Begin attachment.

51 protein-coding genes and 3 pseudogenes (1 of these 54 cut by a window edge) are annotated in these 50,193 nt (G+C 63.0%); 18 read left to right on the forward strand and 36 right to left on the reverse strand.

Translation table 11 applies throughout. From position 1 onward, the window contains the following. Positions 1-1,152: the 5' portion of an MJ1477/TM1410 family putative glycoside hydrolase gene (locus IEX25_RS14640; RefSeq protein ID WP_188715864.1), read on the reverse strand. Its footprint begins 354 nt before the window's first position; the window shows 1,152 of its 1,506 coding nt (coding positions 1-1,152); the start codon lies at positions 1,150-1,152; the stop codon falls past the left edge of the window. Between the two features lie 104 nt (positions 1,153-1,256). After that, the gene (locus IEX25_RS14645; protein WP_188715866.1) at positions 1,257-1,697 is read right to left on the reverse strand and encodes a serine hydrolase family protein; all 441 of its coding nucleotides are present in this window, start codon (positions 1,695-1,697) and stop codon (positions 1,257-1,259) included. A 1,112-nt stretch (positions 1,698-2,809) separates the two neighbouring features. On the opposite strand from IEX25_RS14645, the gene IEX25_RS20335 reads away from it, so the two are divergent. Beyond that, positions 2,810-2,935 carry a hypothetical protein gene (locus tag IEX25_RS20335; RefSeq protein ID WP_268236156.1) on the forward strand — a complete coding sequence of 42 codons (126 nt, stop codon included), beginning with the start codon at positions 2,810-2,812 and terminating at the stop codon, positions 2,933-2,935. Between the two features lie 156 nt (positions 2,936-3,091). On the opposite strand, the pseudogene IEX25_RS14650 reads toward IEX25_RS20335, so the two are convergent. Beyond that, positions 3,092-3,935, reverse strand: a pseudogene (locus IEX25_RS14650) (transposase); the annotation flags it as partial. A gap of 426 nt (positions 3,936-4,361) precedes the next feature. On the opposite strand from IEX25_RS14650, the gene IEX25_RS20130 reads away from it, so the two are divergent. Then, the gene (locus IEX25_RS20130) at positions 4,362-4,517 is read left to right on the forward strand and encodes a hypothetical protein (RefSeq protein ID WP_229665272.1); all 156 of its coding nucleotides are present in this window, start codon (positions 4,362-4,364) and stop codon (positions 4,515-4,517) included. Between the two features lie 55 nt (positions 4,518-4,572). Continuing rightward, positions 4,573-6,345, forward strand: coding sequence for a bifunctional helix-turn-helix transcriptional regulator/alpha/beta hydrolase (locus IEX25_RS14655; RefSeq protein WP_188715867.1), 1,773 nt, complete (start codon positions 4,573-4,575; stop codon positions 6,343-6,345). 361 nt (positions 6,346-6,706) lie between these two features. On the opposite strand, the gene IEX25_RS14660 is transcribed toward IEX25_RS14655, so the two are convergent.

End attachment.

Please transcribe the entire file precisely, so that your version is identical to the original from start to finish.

51 protein-coding genes and 3 pseudogenes (1 of these 54 cut by a window edge) are annotated in these 50,193 nt (G+C 63.0%); 18 read left to right on the forward strand and 36 right to left on the reverse strand.

Translation table 11 applies throughout. From position 1 onward, the window contains the following. Positions 1-1,152: the 5' portion of an MJ1477/TM1410 family putative glycoside hydrolase gene (locus IEX25_RS14640; RefSeq protein ID WP_188715864.1), read on the reverse strand. Its footprint begins 354 nt before the window's first position; the window shows 1,152 of its 1,506 coding nt (coding positions 1-1,152); the start codon lies at positions 1,150-1,152; the stop codon falls past the left edge of the window. Between the two features lie 104 nt (positions 1,153-1,256). After that, the gene (locus IEX25_RS14645; protein WP_188715866.1) at positions 1,257-1,697 is read right to left on the reverse strand and encodes a serine hydrolase family protein; all 441 of its coding nucleotides are present in this window, start codon (positions 1,695-1,697) and stop codon (positions 1,257-1,259) included. A 1,112-nt stretch (positions 1,698-2,809) separates the two neighbouring features. On the opposite strand from IEX25_RS14645, the gene IEX25_RS20335 reads away from it, so the two are divergent. Beyond that, positions 2,810-2,935 carry a hypothetical protein gene (locus tag IEX25_RS20335; RefSeq protein ID WP_268236156.1) on the forward strand — a complete coding sequence of 42 codons (126 nt, stop codon included), beginning with the start codon at positions 2,810-2,812 and terminating at the stop codon, positions 2,933-2,935. Between the two features lie 156 nt (positions 2,936-3,091). On the opposite strand, the pseudogene IEX25_RS14650 reads toward IEX25_RS20335, so the two are convergent. Beyond that, positions 3,092-3,935, reverse strand: a pseudogene (locus IEX25_RS14650) (transposase); the annotation flags it as partial. A gap of 426 nt (positions 3,936-4,361) precedes the next feature. On the opposite strand from IEX25_RS14650, the gene IEX25_RS20130 reads away from it, so the two are divergent. Then, the gene (locus IEX25_RS20130) at positions 4,362-4,517 is read left to right on the forward strand and encodes a hypothetical protein (RefSeq protein ID WP_229665272.1); all 156 of its coding nucleotides are present in this window, start codon (positions 4,362-4,364) and stop codon (positions 4,515-4,517) included. Between the two features lie 55 nt (positions 4,518-4,572). Continuing rightward, positions 4,573-6,345, forward strand: coding sequence for a bifunctional helix-turn-helix transcriptional regulator/alpha/beta hydrolase (locus IEX25_RS14655; RefSeq protein WP_188715867.1), 1,773 nt, complete (start codon positions 4,573-4,575; stop codon positions 6,343-6,345). 361 nt (positions 6,346-6,706) lie between these two features. On the opposite strand, the gene IEX25_RS14660 is transcribed toward IEX25_RS14655, so the two are convergent.